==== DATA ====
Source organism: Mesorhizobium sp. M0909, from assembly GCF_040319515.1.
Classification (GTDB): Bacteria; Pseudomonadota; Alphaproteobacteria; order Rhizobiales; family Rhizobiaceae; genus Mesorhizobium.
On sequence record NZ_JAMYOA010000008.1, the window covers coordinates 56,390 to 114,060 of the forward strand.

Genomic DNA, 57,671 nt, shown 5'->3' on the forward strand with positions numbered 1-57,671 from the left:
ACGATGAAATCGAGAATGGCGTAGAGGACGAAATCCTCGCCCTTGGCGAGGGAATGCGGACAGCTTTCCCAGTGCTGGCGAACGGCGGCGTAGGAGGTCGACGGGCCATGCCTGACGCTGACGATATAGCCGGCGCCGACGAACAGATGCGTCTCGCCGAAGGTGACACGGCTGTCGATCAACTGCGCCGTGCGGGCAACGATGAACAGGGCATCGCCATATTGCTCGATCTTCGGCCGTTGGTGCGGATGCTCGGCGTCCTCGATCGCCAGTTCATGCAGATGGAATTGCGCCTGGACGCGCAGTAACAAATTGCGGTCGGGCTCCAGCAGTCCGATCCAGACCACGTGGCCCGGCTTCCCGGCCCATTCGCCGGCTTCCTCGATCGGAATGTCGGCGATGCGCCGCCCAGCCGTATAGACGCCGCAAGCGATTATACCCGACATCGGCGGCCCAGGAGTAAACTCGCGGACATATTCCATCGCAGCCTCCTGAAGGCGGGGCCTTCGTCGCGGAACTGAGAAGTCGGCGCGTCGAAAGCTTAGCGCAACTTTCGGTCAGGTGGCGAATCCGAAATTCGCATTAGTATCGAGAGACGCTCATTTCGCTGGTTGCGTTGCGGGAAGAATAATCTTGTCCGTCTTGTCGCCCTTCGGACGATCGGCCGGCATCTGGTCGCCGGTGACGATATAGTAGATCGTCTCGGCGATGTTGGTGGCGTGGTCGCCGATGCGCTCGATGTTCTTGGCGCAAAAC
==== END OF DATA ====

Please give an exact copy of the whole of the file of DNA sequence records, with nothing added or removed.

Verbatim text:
Source organism: Mesorhizobium sp. M0909, from assembly GCF_040319515.1.
Classification (GTDB): Bacteria; Pseudomonadota; Alphaproteobacteria; order Rhizobiales; family Rhizobiaceae; genus Mesorhizobium.
On sequence record NZ_JAMYOA010000008.1, the window covers coordinates 56,390 to 114,060 of the forward strand.

Genomic DNA, 57,671 nt, shown 5'->3' on the forward strand with positions numbered 1-57,671 from the left:
ACGATGAAATCGAGAATGGCGTAGAGGACGAAATCCTCGCCCTTGGCGAGGGAATGCGGACAGCTTTCCCAGTGCTGGCGAACGGCGGCGTAGGAGGTCGACGGGCCATGCCTGACGCTGACGATATAGCCGGCGCCGACGAACAGATGCGTCTCGCCGAAGGTGACACGGCTGTCGATCAACTGCGCCGTGCGGGCAACGATGAACAGGGCATCGCCATATTGCTCGATCTTCGGCCGTTGGTGCGGATGCTCGGCGTCCTCGATCGCCAGTTCATGCAGATGGAATTGCGCCTGGACGCGCAGTAACAAATTGCGGTCGGGCTCCAGCAGTCCGATCCAGACCACGTGGCCCGGCTTCCCGGCCCATTCGCCGGCTTCCTCGATCGGAATGTCGGCGATGCGCCGCCCAGCCGTATAGACGCCGCAAGCGATTATACCCGACATCGGCGGCCCAGGAGTAAACTCGCGGACATATTCCATCGCAGCCTCCTGAAGGCGGGGCCTTCGTCGCGGAACTGAGAAGTCGGCGCGTCGAAAGCTTAGCGCAACTTTCGGTCAGGTGGCGAATCCGAAATTCGCATTAGTATCGAGAGACGCTCATTTCGCTGGTTGCGTTGCGGGAAGAATAATCTTGTCCGTCTTGTCGCCCTTCGGACGATCGGCCGGCATCTGGTCGCCGGTGACGATATAGTAGATCGTCTCGGCGATGTTGGTGGCGTGGTCGCCGATGCGCTCGATGTTCTTGGCGCAAAAC